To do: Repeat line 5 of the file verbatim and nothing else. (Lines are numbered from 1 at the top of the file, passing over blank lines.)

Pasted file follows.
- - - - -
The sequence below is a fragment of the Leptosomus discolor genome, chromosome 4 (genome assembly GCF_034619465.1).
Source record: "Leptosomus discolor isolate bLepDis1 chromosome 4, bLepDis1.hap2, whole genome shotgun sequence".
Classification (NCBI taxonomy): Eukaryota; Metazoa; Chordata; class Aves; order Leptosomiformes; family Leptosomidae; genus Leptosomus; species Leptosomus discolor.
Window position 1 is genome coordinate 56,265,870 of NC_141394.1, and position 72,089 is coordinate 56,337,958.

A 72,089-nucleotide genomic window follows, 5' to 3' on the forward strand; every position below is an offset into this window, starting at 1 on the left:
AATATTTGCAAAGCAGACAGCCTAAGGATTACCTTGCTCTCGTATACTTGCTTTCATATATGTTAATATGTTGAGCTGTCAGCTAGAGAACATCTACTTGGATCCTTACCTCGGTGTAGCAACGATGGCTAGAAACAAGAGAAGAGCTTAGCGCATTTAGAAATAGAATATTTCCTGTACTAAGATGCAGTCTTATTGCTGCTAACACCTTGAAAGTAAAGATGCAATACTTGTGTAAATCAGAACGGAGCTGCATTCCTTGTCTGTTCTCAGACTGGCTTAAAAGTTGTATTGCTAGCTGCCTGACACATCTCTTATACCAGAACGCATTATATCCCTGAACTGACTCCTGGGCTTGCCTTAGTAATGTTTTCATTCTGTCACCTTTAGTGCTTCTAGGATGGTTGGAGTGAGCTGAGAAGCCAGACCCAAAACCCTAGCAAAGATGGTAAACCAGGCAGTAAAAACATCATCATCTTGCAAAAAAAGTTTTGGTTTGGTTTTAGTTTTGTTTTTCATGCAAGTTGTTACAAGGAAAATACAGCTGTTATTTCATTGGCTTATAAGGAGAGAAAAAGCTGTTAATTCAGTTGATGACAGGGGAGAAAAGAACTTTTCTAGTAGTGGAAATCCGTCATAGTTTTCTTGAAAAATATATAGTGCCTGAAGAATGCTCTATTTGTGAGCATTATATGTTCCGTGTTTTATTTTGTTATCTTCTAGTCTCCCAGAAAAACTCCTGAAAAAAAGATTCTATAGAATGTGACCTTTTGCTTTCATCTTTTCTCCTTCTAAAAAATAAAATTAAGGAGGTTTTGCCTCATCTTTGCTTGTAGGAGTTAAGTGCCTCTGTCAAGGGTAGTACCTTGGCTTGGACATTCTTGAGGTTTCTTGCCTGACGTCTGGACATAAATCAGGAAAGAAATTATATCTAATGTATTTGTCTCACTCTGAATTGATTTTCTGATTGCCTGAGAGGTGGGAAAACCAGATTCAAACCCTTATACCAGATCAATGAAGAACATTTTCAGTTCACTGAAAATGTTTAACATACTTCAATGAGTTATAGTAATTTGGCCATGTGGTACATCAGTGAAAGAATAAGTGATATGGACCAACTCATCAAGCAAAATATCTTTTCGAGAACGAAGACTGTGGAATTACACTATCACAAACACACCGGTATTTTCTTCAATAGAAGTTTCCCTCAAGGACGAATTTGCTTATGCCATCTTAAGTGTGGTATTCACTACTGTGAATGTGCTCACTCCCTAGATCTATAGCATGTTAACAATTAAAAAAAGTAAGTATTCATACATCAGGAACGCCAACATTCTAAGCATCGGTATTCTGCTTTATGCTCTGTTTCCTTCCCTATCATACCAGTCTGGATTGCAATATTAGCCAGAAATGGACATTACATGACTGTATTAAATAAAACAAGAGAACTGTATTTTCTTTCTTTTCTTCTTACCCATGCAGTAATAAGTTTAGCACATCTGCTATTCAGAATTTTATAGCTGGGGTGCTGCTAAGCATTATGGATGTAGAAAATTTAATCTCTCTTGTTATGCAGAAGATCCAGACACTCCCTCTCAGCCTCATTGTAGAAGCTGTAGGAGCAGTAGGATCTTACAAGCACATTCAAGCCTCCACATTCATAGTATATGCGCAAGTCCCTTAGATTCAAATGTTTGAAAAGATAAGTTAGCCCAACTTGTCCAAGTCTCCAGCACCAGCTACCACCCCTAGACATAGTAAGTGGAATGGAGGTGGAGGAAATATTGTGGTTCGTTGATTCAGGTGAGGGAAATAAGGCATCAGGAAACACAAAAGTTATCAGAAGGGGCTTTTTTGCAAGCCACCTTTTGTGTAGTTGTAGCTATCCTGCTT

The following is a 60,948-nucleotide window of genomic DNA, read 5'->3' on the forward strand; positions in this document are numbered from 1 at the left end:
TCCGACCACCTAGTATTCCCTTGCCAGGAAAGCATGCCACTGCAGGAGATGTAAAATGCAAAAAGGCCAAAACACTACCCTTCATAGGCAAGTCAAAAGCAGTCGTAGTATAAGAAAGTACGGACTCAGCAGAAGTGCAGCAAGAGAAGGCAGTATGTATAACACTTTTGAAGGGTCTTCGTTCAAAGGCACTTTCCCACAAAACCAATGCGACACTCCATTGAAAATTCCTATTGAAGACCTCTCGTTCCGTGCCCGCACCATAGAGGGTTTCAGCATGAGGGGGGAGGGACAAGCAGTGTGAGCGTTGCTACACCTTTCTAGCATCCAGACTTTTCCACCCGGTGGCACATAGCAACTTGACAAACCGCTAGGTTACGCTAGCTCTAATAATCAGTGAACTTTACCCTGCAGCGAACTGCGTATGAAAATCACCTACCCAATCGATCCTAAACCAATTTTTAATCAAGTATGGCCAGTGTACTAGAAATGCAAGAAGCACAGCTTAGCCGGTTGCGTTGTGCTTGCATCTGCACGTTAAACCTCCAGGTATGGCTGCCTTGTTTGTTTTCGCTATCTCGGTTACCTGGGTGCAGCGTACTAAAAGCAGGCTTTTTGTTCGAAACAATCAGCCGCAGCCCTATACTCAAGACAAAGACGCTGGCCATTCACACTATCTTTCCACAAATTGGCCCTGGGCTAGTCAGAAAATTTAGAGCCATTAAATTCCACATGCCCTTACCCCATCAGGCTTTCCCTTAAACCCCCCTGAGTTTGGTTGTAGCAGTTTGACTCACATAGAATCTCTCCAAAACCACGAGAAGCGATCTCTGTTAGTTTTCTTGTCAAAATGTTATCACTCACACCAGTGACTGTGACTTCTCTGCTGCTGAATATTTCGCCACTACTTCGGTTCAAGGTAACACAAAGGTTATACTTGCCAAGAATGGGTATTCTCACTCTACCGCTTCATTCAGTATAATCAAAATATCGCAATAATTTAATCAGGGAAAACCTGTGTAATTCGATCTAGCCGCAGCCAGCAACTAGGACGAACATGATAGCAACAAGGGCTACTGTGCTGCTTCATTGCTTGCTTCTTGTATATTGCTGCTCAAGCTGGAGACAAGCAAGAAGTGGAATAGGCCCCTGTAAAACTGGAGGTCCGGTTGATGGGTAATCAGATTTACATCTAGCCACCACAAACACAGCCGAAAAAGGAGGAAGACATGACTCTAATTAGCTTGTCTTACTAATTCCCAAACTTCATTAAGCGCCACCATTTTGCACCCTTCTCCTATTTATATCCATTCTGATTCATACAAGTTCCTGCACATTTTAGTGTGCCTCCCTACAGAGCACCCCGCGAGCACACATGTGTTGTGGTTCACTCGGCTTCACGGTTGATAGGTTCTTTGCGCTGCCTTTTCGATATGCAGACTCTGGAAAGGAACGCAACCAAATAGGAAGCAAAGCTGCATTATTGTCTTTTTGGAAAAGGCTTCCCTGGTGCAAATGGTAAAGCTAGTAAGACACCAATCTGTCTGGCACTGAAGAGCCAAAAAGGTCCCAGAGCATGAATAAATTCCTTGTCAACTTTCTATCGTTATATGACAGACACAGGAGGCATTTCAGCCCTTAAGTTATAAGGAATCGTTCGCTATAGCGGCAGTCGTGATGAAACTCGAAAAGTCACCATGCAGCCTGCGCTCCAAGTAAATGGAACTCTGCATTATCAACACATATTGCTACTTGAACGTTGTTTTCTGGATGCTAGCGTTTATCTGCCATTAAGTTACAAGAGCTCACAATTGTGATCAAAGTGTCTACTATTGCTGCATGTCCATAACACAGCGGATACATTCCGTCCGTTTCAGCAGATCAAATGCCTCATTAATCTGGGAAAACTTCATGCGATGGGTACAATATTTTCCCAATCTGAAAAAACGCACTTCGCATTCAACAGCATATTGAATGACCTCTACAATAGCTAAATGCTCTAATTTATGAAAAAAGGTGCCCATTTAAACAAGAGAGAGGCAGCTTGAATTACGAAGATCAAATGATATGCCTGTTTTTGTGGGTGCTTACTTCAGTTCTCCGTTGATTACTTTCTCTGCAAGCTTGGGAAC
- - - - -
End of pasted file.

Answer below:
A 72,089-nucleotide genomic window follows, 5' to 3' on the forward strand; every position below is an offset into this window, starting at 1 on the left: